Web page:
By Michael Jarvis
England on Monday started taking its first tentative steps out of its third COVID-19 lockdown.
Groups of up to six people or two households can now meet outdoors as the country has seen a steep drop in the number of cases and deaths while the rate of vaccinations continues to increase.
However, the government is still urging the population to exercise caution as Europe enters its third wave and new variants continue to emerge.
To date across the UK, over 30 million people have been vaccinated with more than 3.5 million adults have had both doses of either the Pfizer-BioNTech or the Oxford-Zeneca jab.
A third vaccine, Moderna, is expected to be approved shortly.
While the UK vaccination rate is the highest amongst the leading global economies, the country had also suffered one of the highest death rates - and the highest in Europe - with over 126,000 deaths.
The cautious approach to this latest relaxation of restrictions in England follows criticism of the government’s handling of the previous reopening scheme which encouraged people to ‘eat out to help out’ resulting in a spike in cases.
“We must remain cautious, with cases rising across Europe and new variants threatening our vaccine rollout. Despite today’s easements, everyone must continue to stick to the rules,” Prime Minister Boris Johnson said.
This new phased reopening comes after schools were allowed to return on March 8th.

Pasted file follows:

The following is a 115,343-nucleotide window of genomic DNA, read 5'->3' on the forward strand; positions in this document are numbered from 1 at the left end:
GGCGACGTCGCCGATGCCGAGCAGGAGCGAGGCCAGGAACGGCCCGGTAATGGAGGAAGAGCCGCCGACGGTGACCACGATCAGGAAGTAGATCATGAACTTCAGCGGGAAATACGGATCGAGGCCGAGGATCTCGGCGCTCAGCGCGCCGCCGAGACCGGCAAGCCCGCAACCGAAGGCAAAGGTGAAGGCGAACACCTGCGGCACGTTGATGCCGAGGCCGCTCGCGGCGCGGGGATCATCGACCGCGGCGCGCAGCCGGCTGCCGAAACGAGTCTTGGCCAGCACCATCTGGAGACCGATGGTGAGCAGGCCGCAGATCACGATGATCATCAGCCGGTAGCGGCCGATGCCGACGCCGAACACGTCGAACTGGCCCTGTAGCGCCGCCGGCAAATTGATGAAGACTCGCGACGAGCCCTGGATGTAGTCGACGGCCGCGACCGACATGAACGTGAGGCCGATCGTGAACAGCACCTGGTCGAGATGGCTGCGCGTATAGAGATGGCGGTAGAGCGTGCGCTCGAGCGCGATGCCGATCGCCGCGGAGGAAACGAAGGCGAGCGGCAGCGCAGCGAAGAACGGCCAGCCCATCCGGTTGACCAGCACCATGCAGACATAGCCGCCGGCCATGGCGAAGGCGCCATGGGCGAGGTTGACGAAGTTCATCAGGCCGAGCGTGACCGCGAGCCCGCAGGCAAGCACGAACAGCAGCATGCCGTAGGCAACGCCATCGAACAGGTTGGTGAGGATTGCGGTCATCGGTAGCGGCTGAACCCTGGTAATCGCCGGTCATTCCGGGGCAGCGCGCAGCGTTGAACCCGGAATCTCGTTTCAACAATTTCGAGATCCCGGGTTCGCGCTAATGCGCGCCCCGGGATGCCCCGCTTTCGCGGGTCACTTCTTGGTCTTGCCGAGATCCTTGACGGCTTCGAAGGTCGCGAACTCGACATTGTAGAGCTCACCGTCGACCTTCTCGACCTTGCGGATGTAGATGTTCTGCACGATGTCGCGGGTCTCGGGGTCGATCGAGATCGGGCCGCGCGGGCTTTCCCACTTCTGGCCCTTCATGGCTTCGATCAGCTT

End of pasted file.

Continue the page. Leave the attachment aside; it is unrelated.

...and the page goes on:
The next step will see shops, gyms and outdoor hospitality reopening from April 12th.
From May 17th indoor meetings will be allowed for up to six people or two households and overnight stays, and from June 21st all remaining restrictions on social contact will be removed.
Scotland and Wales are following separate 'unlocking' schedules.
There are still restrictions on leaving the United Kingdom without a valid, approved reason with a fine of £5,000 for those found in breach.
Looking at the rising rate of cases in Europe, Mr Johnson said previous experience had shown that it could take up to three weeks for that outbreak to turn up in the UK.
The COVID virus currently sweeping through the continent is said to be mainly the UK variant.
The British Prime Miniter said, "The question is - is it going to be, this time, as bad it has been in the past? Or have we sufficiently mitigated, muffled, blunted impact by the vaccine rollout? That's a question we still don't really know the answer to."
There have been a series of demonstrations in England calling for the lockdown to be lifted.